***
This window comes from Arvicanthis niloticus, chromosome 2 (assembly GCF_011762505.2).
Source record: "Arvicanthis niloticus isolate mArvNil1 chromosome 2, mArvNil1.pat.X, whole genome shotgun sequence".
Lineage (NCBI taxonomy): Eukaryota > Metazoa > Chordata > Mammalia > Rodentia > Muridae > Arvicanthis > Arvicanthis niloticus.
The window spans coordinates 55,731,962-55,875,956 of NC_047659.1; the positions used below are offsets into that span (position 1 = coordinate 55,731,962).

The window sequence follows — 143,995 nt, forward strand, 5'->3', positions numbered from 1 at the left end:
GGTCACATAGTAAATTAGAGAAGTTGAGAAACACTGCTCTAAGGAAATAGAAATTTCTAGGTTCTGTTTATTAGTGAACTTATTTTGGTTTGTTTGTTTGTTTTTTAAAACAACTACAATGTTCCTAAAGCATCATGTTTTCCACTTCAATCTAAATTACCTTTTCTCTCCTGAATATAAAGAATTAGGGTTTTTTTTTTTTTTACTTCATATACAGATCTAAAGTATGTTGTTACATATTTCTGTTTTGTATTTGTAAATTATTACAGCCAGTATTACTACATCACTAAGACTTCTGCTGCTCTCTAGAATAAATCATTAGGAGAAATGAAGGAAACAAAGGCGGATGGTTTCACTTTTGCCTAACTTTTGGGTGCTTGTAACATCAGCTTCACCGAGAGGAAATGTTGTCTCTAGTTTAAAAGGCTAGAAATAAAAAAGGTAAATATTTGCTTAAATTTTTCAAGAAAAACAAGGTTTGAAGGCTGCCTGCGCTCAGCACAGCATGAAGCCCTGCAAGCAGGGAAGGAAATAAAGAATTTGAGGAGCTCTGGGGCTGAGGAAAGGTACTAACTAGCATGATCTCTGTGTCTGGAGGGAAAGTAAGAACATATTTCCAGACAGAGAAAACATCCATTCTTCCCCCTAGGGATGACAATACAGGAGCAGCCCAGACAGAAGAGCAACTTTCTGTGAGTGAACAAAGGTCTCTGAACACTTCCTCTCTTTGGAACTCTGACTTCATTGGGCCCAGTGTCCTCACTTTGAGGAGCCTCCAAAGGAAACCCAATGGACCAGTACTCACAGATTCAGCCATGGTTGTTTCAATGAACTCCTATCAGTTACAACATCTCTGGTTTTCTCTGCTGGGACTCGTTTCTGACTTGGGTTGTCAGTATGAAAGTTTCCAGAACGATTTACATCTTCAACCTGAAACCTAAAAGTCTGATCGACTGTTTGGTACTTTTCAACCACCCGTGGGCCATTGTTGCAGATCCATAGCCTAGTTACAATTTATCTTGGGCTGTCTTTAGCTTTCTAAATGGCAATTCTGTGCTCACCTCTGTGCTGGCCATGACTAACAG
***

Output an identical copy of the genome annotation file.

This window comes from Arvicanthis niloticus, chromosome 2 (assembly GCF_011762505.2).
Source record: "Arvicanthis niloticus isolate mArvNil1 chromosome 2, mArvNil1.pat.X, whole genome shotgun sequence".
Lineage (NCBI taxonomy): Eukaryota > Metazoa > Chordata > Mammalia > Rodentia > Muridae > Arvicanthis > Arvicanthis niloticus.
The window spans coordinates 55,731,962-55,875,956 of NC_047659.1; the positions used below are offsets into that span (position 1 = coordinate 55,731,962).

The window sequence follows — 143,995 nt, forward strand, 5'->3', positions numbered from 1 at the left end:
GGTCACATAGTAAATTAGAGAAGTTGAGAAACACTGCTCTAAGGAAATAGAAATTTCTAGGTTCTGTTTATTAGTGAACTTATTTTGGTTTGTTTGTTTGTTTTTTAAAACAACTACAATGTTCCTAAAGCATCATGTTTTCCACTTCAATCTAAATTACCTTTTCTCTCCTGAATATAAAGAATTAGGGTTTTTTTTTTTTTTACTTCATATACAGATCTAAAGTATGTTGTTACATATTTCTGTTTTGTATTTGTAAATTATTACAGCCAGTATTACTACATCACTAAGACTTCTGCTGCTCTCTAGAATAAATCATTAGGAGAAATGAAGGAAACAAAGGCGGATGGTTTCACTTTTGCCTAACTTTTGGGTGCTTGTAACATCAGCTTCACCGAGAGGAAATGTTGTCTCTAGTTTAAAAGGCTAGAAATAAAAAAGGTAAATATTTGCTTAAATTTTTCAAGAAAAACAAGGTTTGAAGGCTGCCTGCGCTCAGCACAGCATGAAGCCCTGCAAGCAGGGAAGGAAATAAAGAATTTGAGGAGCTCTGGGGCTGAGGAAAGGTACTAACTAGCATGATCTCTGTGTCTGGAGGGAAAGTAAGAACATATTTCCAGACAGAGAAAACATCCATTCTTCCCCCTAGGGATGACAATACAGGAGCAGCCCAGACAGAAGAGCAACTTTCTGTGAGTGAACAAAGGTCTCTGAACACTTCCTCTCTTTGGAACTCTGACTTCATTGGGCCCAGTGTCCTCACTTTGAGGAGCCTCCAAAGGAAACCCAATGGACCAGTACTCACAGATTCAGCCATGGTTGTTTCAATGAACTCCTATCAGTTACAACATCTCTGGTTTTCTCTGCTGGGACTCGTTTCTGACTTGGGTTGTCAGTATGAAAGTTTCCAGAACGATTTACATCTTCAACCTGAAACCTAAAAGTCTGATCGACTGTTTGGTACTTTTCAACCACCCGTGGGCCATTGTTGCAGATCCATAGCCTAGTTACAATTTATCTTGGGCTGTCTTTAGCTTTCTAAATGGCAATTCTGTGCTCACCTCTGTGCTGGCCATGACTAACAG